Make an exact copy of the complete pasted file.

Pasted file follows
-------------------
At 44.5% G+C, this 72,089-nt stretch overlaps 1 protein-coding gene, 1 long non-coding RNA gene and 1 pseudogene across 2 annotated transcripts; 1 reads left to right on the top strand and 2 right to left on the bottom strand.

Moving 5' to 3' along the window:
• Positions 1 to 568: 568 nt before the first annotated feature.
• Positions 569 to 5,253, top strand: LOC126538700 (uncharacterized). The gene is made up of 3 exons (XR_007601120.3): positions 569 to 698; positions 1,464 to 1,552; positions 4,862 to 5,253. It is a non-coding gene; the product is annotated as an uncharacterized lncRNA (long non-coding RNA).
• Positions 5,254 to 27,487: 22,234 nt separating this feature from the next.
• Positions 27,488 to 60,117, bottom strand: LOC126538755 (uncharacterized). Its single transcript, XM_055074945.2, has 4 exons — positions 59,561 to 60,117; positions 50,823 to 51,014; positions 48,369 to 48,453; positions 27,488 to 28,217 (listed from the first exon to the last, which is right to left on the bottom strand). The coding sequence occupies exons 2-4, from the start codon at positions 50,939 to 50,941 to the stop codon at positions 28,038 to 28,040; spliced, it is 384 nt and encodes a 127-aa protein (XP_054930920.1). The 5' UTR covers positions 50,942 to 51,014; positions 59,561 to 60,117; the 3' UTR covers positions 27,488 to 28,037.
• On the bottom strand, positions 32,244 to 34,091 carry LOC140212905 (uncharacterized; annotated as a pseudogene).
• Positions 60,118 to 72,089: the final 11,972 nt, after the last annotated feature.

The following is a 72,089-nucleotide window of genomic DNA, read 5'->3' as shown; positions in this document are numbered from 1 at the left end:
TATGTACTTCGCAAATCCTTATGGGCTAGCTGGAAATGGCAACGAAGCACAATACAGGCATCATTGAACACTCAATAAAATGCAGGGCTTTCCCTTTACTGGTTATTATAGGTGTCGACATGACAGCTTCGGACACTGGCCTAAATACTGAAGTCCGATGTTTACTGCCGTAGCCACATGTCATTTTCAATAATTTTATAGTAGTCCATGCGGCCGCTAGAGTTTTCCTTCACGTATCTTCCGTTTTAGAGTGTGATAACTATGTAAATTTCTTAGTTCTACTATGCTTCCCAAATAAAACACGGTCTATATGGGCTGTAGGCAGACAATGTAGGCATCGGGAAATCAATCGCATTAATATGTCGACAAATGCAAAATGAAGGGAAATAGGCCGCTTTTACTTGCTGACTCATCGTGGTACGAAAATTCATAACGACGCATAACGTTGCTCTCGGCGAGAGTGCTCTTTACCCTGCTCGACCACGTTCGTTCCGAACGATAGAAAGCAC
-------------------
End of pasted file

At 44.5% G+C, this 72,089-nt stretch overlaps 1 protein-coding gene, 1 long non-coding RNA gene and 1 pseudogene across 2 annotated transcripts; 1 reads left to right on the top strand and 2 right to left on the bottom strand.

Moving 5' to 3' along the window:
• Positions 1 to 568: 568 nt before the first annotated feature.
• Positions 569 to 5,253, top strand: LOC126538700 (uncharacterized). The gene is made up of 3 exons (XR_007601120.3): positions 569 to 698; positions 1,464 to 1,552; positions 4,862 to 5,253. It is a non-coding gene; the product is annotated as an uncharacterized lncRNA (long non-coding RNA).
• Positions 5,254 to 27,487: 22,234 nt separating this feature from the next.
• Positions 27,488 to 60,117, bottom strand: LOC126538755 (uncharacterized). Its single transcript, XM_055074945.2, has 4 exons — positions 59,561 to 60,117; positions 50,823 to 51,014; positions 48,369 to 48,453; positions 27,488 to 28,217 (listed from the first exon to the last, which is right to left on the bottom strand). The coding sequence occupies exons 2-4, from the start codon at positions 50,939 to 50,941 to the stop codon at positions 28,038 to 28,040; spliced, it is 384 nt and encodes a 127-aa protein (XP_054930920.1). The 5' UTR covers positions 50,942 to 51,014; positions 59,561 to 60,117; the 3' UTR covers positions 27,488 to 28,037.
• On the bottom strand, positions 32,244 to 34,091 carry LOC140212905 (uncharacterized; annotated as a pseudogene).
• Positions 60,118 to 72,089: the final 11,972 nt, after the last annotated feature.

The following is a 72,089-nucleotide window of genomic DNA, read 5'->3' as shown; positions in this document are numbered from 1 at the left end:
TATGTACTTCGCAAATCCTTATGGGCTAGCTGGAAATGGCAACGAAGCACAATACAGGCATCATTGAACACTCAATAAAATGCAGGGCTTTCCCTTTACTGGTTATTATAGGTGTCGACATGACAGCTTCGGACACTGGCCTAAATACTGAAGTCCGATGTTTACTGCCGTAGCCACATGTCATTTTCAATAATTTTATAGTAGTCCATGCGGCCGCTAGAGTTTTCCTTCACGTATCTTCCGTTTTAGAGTGTGATAACTATGTAAATTTCTTAGTTCTACTATGCTTCCCAAATAAAACACGGTCTATATGGGCTGTAGGCAGACAATGTAGGCATCGGGAAATCAATCGCATTAATATGTCGACAAATGCAAAATGAAGGGAAATAGGCCGCTTTTACTTGCTGACTCATCGTGGTACGAAAATTCATAACGACGCATAACGTTGCTCTCGGCGAGAGTGCTCTTTACCCTGCTCGACCACGTTCGTTCCGAACGATAGAAAGCAC